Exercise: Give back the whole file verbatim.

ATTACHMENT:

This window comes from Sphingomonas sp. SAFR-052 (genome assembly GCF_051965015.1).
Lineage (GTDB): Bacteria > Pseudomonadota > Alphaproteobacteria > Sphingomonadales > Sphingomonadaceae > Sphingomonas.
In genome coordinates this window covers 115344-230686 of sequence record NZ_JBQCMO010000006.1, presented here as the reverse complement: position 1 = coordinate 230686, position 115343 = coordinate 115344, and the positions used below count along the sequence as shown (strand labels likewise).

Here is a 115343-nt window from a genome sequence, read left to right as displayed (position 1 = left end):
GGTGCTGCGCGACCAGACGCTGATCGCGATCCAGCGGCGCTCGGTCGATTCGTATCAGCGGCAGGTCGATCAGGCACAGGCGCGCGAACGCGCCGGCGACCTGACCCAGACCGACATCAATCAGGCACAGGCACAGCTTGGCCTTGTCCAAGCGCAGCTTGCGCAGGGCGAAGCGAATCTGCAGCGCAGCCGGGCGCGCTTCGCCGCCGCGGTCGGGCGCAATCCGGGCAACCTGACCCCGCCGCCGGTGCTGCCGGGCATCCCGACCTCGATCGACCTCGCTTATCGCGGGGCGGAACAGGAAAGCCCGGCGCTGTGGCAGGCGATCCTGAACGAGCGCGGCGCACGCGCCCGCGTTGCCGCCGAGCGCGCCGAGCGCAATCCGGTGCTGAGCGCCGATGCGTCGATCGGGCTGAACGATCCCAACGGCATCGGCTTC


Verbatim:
This window comes from Sphingomonas sp. SAFR-052 (genome assembly GCF_051965015.1).
Lineage (GTDB): Bacteria > Pseudomonadota > Alphaproteobacteria > Sphingomonadales > Sphingomonadaceae > Sphingomonas.
In genome coordinates this window covers 115344-230686 of sequence record NZ_JBQCMO010000006.1, presented here as the reverse complement: position 1 = coordinate 230686, position 115343 = coordinate 115344, and the positions used below count along the sequence as shown (strand labels likewise).

Here is a 115343-nt window from a genome sequence, read left to right as displayed (position 1 = left end):
GGTGCTGCGCGACCAGACGCTGATCGCGATCCAGCGGCGCTCGGTCGATTCGTATCAGCGGCAGGTCGATCAGGCACAGGCGCGCGAACGCGCCGGCGACCTGACCCAGACCGACATCAATCAGGCACAGGCACAGCTTGGCCTTGTCCAAGCGCAGCTTGCGCAGGGCGAAGCGAATCTGCAGCGCAGCCGGGCGCGCTTCGCCGCCGCGGTCGGGCGCAATCCGGGCAACCTGACCCCGCCGCCGGTGCTGCCGGGCATCCCGACCTCGATCGACCTCGCTTATCGCGGGGCGGAACAGGAAAGCCCGGCGCTGTGGCAGGCGATCCTGAACGAGCGCGGCGCACGCGCCCGCGTTGCCGCCGAGCGCGCCGAGCGCAATCCGGTGCTGAGCGCCGATGCGTCGATCGGGCTGAACGATCCCAACGGCATCGGCTTC